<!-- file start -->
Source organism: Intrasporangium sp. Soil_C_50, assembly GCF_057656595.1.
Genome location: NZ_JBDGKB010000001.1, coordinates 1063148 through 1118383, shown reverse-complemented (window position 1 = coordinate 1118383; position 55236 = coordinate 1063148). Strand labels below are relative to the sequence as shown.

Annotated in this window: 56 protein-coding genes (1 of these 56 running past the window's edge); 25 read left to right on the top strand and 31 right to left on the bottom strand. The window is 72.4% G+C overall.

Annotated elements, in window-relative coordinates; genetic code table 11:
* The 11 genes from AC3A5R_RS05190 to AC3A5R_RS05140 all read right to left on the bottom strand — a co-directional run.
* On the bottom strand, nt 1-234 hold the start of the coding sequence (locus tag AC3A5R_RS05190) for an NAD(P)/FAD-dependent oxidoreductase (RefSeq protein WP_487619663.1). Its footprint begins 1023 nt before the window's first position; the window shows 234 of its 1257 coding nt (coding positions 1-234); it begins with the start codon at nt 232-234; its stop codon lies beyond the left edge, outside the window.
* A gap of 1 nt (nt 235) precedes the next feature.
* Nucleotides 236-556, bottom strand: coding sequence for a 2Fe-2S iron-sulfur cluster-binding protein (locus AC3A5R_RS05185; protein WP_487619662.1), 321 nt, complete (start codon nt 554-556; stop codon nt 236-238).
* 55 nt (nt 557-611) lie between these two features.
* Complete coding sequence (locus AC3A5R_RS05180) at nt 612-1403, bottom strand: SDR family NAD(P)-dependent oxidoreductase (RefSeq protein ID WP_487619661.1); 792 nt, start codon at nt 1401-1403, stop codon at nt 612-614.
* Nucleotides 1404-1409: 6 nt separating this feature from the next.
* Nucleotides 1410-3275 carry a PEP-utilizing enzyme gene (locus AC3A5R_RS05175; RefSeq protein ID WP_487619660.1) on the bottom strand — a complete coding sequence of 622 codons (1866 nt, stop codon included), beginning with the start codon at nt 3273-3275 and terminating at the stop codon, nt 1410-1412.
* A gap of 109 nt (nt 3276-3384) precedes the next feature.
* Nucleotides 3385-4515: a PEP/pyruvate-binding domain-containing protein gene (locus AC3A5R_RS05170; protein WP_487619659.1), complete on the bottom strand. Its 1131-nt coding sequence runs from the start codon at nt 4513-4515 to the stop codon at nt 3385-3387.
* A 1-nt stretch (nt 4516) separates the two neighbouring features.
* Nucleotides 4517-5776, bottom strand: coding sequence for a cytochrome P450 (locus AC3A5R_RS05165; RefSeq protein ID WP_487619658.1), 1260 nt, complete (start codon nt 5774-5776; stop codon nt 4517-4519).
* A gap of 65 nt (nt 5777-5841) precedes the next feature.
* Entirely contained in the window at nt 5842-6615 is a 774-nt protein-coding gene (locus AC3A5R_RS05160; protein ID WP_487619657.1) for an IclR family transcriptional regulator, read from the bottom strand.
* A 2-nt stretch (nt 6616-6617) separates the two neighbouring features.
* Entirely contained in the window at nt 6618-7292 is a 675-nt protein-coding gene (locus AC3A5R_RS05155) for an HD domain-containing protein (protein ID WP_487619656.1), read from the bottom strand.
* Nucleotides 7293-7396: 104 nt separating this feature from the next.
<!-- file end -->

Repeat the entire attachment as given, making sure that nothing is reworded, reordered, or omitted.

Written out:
Source organism: Intrasporangium sp. Soil_C_50, assembly GCF_057656595.1.
Genome location: NZ_JBDGKB010000001.1, coordinates 1063148 through 1118383, shown reverse-complemented (window position 1 = coordinate 1118383; position 55236 = coordinate 1063148). Strand labels below are relative to the sequence as shown.

Annotated in this window: 56 protein-coding genes (1 of these 56 running past the window's edge); 25 read left to right on the top strand and 31 right to left on the bottom strand. The window is 72.4% G+C overall.

Annotated elements, in window-relative coordinates; genetic code table 11:
* The 11 genes from AC3A5R_RS05190 to AC3A5R_RS05140 all read right to left on the bottom strand — a co-directional run.
* On the bottom strand, nt 1-234 hold the start of the coding sequence (locus tag AC3A5R_RS05190) for an NAD(P)/FAD-dependent oxidoreductase (RefSeq protein WP_487619663.1). Its footprint begins 1023 nt before the window's first position; the window shows 234 of its 1257 coding nt (coding positions 1-234); it begins with the start codon at nt 232-234; its stop codon lies beyond the left edge, outside the window.
* A gap of 1 nt (nt 235) precedes the next feature.
* Nucleotides 236-556, bottom strand: coding sequence for a 2Fe-2S iron-sulfur cluster-binding protein (locus AC3A5R_RS05185; protein WP_487619662.1), 321 nt, complete (start codon nt 554-556; stop codon nt 236-238).
* 55 nt (nt 557-611) lie between these two features.
* Complete coding sequence (locus AC3A5R_RS05180) at nt 612-1403, bottom strand: SDR family NAD(P)-dependent oxidoreductase (RefSeq protein ID WP_487619661.1); 792 nt, start codon at nt 1401-1403, stop codon at nt 612-614.
* Nucleotides 1404-1409: 6 nt separating this feature from the next.
* Nucleotides 1410-3275 carry a PEP-utilizing enzyme gene (locus AC3A5R_RS05175; RefSeq protein ID WP_487619660.1) on the bottom strand — a complete coding sequence of 622 codons (1866 nt, stop codon included), beginning with the start codon at nt 3273-3275 and terminating at the stop codon, nt 1410-1412.
* A gap of 109 nt (nt 3276-3384) precedes the next feature.
* Nucleotides 3385-4515: a PEP/pyruvate-binding domain-containing protein gene (locus AC3A5R_RS05170; protein WP_487619659.1), complete on the bottom strand. Its 1131-nt coding sequence runs from the start codon at nt 4513-4515 to the stop codon at nt 3385-3387.
* A 1-nt stretch (nt 4516) separates the two neighbouring features.
* Nucleotides 4517-5776, bottom strand: coding sequence for a cytochrome P450 (locus AC3A5R_RS05165; RefSeq protein ID WP_487619658.1), 1260 nt, complete (start codon nt 5774-5776; stop codon nt 4517-4519).
* A gap of 65 nt (nt 5777-5841) precedes the next feature.
* Entirely contained in the window at nt 5842-6615 is a 774-nt protein-coding gene (locus AC3A5R_RS05160; protein ID WP_487619657.1) for an IclR family transcriptional regulator, read from the bottom strand.
* A 2-nt stretch (nt 6616-6617) separates the two neighbouring features.
* Entirely contained in the window at nt 6618-7292 is a 675-nt protein-coding gene (locus AC3A5R_RS05155) for an HD domain-containing protein (protein ID WP_487619656.1), read from the bottom strand.
* Nucleotides 7293-7396: 104 nt separating this feature from the next.